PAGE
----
He was genuinely shocked when I said I thought it was a good network with cheap prices and how pleased I was that it carries bikes on almost every service. He turned to his companion from the European rail association and said “See, I have to come to Poland to find a satisfied customer.”

Wallonia

Yes some of the trains are old and tired. Yes the strikes are a pain. But I cannot be fed up in a compact country, covered masses of country lanes, varying terrain, varying history, even different languages, all seemingly within about an hour’s travel in any direction and the chance to let the trains do the work.

And beyond the borders more great cycling countries to sample, all within such easy reach. Luxembourg, Germany, France, the Netherlands……

Luxembourg Old town and Kirchberg

10. My bike shed

Ok, you can’t enjoy this with me. It’s my space.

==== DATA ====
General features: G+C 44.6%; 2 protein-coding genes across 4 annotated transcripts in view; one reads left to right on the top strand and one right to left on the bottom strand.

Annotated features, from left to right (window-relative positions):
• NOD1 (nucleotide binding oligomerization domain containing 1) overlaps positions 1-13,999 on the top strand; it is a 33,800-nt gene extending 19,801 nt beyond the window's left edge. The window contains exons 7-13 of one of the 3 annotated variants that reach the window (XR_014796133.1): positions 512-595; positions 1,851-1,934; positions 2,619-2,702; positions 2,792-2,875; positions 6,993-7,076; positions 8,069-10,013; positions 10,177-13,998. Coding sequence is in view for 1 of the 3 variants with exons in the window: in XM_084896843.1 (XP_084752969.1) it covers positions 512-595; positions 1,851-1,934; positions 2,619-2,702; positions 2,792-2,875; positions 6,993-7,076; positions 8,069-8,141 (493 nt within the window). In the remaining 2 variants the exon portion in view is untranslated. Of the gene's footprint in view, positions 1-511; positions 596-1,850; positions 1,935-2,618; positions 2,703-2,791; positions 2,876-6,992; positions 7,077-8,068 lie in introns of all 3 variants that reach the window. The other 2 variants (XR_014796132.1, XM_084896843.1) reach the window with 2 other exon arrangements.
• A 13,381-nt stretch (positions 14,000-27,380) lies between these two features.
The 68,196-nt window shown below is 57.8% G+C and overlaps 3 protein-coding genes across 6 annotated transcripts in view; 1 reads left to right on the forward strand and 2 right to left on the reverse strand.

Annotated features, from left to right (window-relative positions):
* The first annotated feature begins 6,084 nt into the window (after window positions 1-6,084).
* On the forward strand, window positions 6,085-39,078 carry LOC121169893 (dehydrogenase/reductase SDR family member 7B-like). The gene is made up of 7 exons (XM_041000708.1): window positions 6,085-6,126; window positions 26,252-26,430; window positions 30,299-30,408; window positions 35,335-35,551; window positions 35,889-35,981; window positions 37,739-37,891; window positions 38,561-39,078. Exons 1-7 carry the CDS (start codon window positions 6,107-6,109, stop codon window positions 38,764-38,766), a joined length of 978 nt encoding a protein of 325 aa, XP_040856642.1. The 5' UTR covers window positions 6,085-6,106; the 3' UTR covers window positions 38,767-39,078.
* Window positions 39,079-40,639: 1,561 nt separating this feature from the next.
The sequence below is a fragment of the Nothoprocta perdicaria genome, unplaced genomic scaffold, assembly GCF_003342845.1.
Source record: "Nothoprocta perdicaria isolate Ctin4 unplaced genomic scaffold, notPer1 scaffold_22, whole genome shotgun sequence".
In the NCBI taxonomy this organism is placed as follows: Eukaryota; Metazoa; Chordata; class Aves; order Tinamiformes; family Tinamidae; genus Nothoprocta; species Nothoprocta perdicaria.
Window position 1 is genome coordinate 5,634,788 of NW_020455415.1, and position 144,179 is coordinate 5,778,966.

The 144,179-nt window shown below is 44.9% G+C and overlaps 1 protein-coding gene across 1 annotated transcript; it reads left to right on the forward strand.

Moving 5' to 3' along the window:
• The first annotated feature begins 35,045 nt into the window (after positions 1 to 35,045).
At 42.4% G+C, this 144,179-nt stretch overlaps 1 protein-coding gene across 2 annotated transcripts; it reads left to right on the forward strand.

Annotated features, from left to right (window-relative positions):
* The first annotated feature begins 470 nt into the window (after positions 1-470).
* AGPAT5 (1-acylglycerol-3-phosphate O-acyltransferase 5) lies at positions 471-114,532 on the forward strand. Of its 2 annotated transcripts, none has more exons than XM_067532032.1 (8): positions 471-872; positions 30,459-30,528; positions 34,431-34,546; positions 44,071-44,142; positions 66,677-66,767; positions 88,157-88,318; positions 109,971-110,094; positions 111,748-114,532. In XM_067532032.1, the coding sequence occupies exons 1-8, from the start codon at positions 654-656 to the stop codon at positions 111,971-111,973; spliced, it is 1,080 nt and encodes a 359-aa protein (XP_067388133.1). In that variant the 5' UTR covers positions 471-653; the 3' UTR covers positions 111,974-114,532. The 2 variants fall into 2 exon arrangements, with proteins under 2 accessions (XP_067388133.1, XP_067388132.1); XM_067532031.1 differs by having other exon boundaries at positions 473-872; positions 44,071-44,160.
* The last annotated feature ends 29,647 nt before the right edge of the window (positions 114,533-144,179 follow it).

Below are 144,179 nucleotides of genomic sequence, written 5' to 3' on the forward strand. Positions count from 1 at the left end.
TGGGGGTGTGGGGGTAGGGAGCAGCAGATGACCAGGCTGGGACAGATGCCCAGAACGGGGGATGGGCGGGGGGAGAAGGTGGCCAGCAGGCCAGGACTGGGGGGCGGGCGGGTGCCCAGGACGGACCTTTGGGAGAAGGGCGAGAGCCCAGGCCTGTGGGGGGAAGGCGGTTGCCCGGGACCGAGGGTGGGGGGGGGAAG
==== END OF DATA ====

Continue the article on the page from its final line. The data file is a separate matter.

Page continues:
Kevin Mayne's Bike Shed

All I wanted was a shed, or a garage. When we started looking at apartments in Brussels we quickly realised that space was going to be at an absolute premium so I started reluctantly selling off some of my old bikes and bits. But having decided against city life and headed for the countryside I raised my hopes slightly that the shed would be a bit bigger.

When I visited a former farm in Lasne that we had previously ignored off as too small, too remote and without any storage in the particulars it was a very long shot.

Ok the house was fine. But seconds after entering the former milking shed I just burst into a smile that has barely left my face ever since. And now it has been properly equipped with its new livestock it has a similar effect on visitors, although mainly they just bursting out laughing.